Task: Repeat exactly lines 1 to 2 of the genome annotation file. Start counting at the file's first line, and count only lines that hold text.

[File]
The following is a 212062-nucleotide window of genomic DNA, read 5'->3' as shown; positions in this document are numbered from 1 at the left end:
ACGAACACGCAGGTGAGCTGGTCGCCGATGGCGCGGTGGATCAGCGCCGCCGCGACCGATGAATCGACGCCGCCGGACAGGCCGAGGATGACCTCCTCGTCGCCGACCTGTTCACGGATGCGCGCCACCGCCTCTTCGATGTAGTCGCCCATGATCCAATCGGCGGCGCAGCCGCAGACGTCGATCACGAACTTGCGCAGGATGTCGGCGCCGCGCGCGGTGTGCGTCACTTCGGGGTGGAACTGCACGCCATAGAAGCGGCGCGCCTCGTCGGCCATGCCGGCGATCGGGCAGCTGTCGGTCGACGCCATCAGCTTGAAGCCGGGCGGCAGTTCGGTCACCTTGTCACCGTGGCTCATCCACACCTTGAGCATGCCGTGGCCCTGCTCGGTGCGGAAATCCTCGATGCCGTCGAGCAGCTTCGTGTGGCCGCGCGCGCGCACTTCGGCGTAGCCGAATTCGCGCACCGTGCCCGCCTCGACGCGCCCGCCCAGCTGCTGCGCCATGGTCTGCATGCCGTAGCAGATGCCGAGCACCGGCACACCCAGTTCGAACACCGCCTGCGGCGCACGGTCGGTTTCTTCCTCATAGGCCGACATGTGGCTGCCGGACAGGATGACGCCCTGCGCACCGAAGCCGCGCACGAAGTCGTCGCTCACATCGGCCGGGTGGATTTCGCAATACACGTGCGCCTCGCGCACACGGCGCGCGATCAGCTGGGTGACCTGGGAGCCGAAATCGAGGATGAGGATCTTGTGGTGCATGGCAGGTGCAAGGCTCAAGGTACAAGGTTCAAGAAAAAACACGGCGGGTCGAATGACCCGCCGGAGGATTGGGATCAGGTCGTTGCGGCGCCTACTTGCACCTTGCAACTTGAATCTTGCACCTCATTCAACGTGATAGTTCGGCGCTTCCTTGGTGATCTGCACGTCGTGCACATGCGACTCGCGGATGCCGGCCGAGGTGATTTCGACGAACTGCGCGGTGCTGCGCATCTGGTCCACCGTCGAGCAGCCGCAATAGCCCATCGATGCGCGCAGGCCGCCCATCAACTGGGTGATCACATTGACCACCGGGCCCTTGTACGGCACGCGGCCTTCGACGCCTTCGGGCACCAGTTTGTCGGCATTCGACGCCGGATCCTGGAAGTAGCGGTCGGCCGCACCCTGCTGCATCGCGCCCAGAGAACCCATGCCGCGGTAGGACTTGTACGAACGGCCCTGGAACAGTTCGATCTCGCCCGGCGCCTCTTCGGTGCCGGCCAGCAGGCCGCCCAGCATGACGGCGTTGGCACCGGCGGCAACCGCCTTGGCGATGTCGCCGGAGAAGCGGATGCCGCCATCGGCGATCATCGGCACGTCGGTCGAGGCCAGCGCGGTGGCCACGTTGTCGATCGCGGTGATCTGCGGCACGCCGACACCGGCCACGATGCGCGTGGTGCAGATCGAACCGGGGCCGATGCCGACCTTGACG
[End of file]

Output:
The following is a 212062-nucleotide window of genomic DNA, read 5'->3' as shown; positions in this document are numbered from 1 at the left end:
ACGAACACGCAGGTGAGCTGGTCGCCGATGGCGCGGTGGATCAGCGCCGCCGCGACCGATGAATCGACGCCGCCGGACAGGCCGAGGATGACCTCCTCGTCGCCGACCTGTTCACGGATGCGCGCCACCGCCTCTTCGATGTAGTCGCCCATGATCCAATCGGCGGCGCAGCCGCAGACGTCGATCACGAACTTGCGCAGGATGTCGGCGCCGCGCGCGGTGTGCGTCACTTCGGGGTGGAACTGCACGCCATAGAAGCGGCGCGCCTCGTCGGCCATGCCGGCGATCGGGCAGCTGTCGGTCGACGCCATCAGCTTGAAGCCGGGCGGCAGTTCGGTCACCTTGTCACCGTGGCTCATCCACACCTTGAGCATGCCGTGGCCCTGCTCGGTGCGGAAATCCTCGATGCCGTCGAGCAGCTTCGTGTGGCCGCGCGCGCGCACTTCGGCGTAGCCGAATTCGCGCACCGTGCCCGCCTCGACGCGCCCGCCCAGCTGCTGCGCCATGGTCTGCATGCCGTAGCAGATGCCGAGCACCGGCACACCCAGTTCGAACACCGCCTGCGGCGCACGGTCGGTTTCTTCCTCATAGGCCGACATGTGGCTGCCGGACAGGATGACGCCCTGCGCACCGAAGCCGCGCACGAAGTCGTCGCTCACATCGGCCGGGTGGATTTCGCAATACACGTGCGCCTCGCGCACACGGCGCGCGATCAGCTGGGTGACCTGGGAGCCGAAATCGAGGATGAGGATCTTGTGGTGCATGGCAGGTGCAAGGCTCAAGGTACAAGGTTCAAGAAAAAACACGGCGGGTCGAATGACCCGCCGGAGGATTGGGATCAGGTCGTTGCGGCGCCTACTTGCACCTTGCAACTTGAATCTTGCACCTCATTCAACGTGATAGTTCGGCGCTTCCTTGGTGATCTGCACGTCGTGCACATGCGACTCGCGGATGCCGGCCGAGGTGATTTCGACGAACTGCGCGGTGCTGCGCATCTGGTCCACCGTCGAGCAGCCGCAATAGCCCATCGATGCGCGCAGGCCGCCCATCAACTGGGTGATCACATTGACCACCGGGCCCTTGTACGGCACGCGGCCTTCGACGCCTTCGGGCACCAGTTTGTCGGCATTCGACGCCGGATCCTGGAAGTAGCGGTCGGCCGCACCCTGCTGCATCGCGCCCAGAGAACCCATGCCGCGGTAGGACTTGTACGAACGGCCCTGGAACAGTTCGATCTCGCCCGGCGCCTCTTCGGTGCCGGCCAGCAGGCCGCCCAGCATGACGGCGTTGGCACCGGCGGCAACCGCCTTGGCGATGTCGCCGGAGAAGCGGATGCCGCCATCGGCGATCATCGGCACGTCGGTCGAGGCCAGCGCGGTGGCCACGTTGTCGATCGCGGTGATCTGCGGCACGCCGACACCGGCCACGATGCGCGTGGTGCAGATCGAACCGGGGCCGATGCCGACCTTGACG